To be clear, any external person conducting an employment-related investigation must now be certified as a ‘private investigator’, or hold an exemption to this requirement (i.e. qualified solicitors).

Clear terms of reference

Until they are provided with the terms of reference, the investigator must have no prior knowledge of the incident under investigation. The terms of reference acts like a roadmap, clearly outlining all the details of the investigation and a plan for the entire process. The terms should

  • Clearly identify the matters being investigated, as well as any limits to the investigation
  • Outline who is conducting the investigation
  • Identify witnesses
  • Give timeframes
  • Make it clear that a support person for any party is entirely appropriate
  • Who the contact person is for the investigation.

The Process and Outcome

The Goel case set out the gold standard of process. The goal of natural justice was perfectly achieved and Judge A D FORD stated: “In many ways, the process followed by Mr Firman was a textbook example of how a disciplinary investigation should be carried out.”

Mr Firman consulted the employee under investigation at every step of the investigation. He included the employee in the formulation of his questions, getting ‘buy-in’ to the process. He ensured that the employee had a support person and that a full and complete record of every statement taken was verified. He completed a draft report which he provided to the employee for comments, before coming to his final Formal Investigation Report. His final conclusions indicated the specific behaviours from Mr Goel that did not align with the MPI Code of Conduct which all staff were expected to be familiar with.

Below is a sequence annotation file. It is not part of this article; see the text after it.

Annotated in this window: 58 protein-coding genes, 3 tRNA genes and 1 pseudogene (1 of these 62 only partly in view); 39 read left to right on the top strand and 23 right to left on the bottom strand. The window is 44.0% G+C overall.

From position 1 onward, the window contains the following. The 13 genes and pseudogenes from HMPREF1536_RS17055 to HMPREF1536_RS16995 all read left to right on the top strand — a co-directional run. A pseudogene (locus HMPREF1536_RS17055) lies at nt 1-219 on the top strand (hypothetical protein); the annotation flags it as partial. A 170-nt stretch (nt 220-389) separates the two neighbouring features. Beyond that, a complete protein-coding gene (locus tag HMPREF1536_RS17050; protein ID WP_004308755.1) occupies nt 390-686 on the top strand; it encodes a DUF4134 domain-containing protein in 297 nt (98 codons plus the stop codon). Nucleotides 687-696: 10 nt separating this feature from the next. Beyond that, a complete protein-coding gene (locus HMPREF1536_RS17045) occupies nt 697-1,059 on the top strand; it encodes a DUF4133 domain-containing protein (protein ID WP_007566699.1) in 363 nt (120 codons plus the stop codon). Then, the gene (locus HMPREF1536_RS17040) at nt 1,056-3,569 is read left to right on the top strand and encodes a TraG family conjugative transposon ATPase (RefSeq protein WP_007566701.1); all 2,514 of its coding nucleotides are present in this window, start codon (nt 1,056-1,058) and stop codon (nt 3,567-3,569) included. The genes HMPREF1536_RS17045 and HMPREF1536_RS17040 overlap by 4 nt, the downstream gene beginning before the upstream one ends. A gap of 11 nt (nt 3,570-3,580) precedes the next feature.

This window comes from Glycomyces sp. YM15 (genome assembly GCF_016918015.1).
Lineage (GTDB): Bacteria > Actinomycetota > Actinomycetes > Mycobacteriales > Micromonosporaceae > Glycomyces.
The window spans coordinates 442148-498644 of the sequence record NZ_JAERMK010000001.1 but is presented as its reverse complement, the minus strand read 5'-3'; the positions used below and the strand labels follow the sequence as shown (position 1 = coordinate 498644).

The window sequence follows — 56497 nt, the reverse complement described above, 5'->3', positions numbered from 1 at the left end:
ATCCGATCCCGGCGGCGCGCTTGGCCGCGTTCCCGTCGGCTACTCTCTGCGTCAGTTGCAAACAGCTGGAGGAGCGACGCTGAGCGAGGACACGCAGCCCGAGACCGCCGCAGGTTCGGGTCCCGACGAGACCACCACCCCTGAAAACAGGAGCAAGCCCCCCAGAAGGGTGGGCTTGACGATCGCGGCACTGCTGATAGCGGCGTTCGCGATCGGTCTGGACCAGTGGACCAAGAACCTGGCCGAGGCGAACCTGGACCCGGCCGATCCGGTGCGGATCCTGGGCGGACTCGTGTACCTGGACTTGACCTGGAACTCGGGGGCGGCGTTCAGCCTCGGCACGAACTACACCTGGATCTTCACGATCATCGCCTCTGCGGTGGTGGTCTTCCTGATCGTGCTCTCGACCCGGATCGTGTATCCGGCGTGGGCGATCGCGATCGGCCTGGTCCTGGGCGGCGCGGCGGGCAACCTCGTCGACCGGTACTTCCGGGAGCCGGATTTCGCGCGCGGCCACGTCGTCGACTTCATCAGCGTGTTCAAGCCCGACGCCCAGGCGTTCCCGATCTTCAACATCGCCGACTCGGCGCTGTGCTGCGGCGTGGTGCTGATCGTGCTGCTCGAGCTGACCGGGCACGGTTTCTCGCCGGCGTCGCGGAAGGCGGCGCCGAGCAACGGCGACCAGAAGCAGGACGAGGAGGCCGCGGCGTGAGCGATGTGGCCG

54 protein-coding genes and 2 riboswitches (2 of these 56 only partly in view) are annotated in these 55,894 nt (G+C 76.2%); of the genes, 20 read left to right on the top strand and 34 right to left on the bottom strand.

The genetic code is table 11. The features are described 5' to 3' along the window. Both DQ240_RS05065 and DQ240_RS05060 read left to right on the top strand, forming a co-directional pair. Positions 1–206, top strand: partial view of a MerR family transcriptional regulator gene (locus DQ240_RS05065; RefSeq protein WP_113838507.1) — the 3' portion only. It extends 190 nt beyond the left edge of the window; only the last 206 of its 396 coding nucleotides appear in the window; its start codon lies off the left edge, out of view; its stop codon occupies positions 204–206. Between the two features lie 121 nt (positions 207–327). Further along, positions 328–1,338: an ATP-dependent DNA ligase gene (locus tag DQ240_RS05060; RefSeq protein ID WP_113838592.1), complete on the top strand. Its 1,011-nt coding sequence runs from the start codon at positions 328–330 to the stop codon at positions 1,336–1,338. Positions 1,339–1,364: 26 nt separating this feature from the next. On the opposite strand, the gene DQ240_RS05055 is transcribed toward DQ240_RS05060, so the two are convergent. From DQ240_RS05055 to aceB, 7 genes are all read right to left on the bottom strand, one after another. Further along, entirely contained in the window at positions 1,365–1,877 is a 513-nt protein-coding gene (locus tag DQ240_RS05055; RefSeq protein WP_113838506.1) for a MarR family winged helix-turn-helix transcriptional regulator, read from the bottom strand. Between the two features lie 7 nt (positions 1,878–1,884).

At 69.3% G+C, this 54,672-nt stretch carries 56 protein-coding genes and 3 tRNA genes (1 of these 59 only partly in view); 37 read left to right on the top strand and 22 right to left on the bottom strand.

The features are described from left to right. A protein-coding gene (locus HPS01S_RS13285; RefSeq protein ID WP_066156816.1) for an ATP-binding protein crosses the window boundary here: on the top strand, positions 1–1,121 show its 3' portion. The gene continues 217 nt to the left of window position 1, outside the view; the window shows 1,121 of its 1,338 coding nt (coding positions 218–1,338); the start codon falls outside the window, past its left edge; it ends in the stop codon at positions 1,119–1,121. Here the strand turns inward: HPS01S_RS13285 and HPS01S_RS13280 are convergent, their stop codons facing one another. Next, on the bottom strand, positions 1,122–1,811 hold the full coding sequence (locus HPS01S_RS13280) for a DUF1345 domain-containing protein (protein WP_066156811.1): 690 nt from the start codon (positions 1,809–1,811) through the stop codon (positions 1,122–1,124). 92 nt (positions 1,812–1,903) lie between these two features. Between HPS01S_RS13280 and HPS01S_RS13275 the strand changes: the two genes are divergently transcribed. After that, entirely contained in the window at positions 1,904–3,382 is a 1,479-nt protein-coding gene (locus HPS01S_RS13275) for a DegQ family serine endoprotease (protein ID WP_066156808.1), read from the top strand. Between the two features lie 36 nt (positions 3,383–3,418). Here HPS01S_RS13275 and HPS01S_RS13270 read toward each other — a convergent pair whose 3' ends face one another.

The Employment Court commendation, that any investigator strives to achieve, was that – “the investigation process carried out into the misconduct allegations against Mr Goel was exemplary in every respect and cannot be faulted.

Fair and reasonable

Whether or not you choose to go in-house or use an external contractor, the Employment Court will use the litmus test of is this ‘what a fair and reasonable’ employer could have done.’ when looking at how the investigation was carried out and any decisions. Like suspending an employee.

Suspension is a serious step and alternatives should first be considered. The courts have also ruled that the individual concerned must be given a reasonable opportunity to make submissions about suspension before it is imposed.


Investigations in the workplace can have a substantial impact on the morale of your staff and culture of your business. Often investigations are not thorough enough, and issues are left unaddressed, or it can be overbearing, leaving people feeling they were unfairly treated.

Both scenarios can impact your productivity, staff retention and lead to litigation risks, ultimately damaging the reputation of your business.

In any investigation it is important to make sure your organisation is protected by ensuring your in-house investigators are trained regularly, or if necessary, an independent expert is appointed to support you, especially for more sensitive matters.

If you have any concerns around current or pending investigations, please contact EMA Legal or EMA Consultants.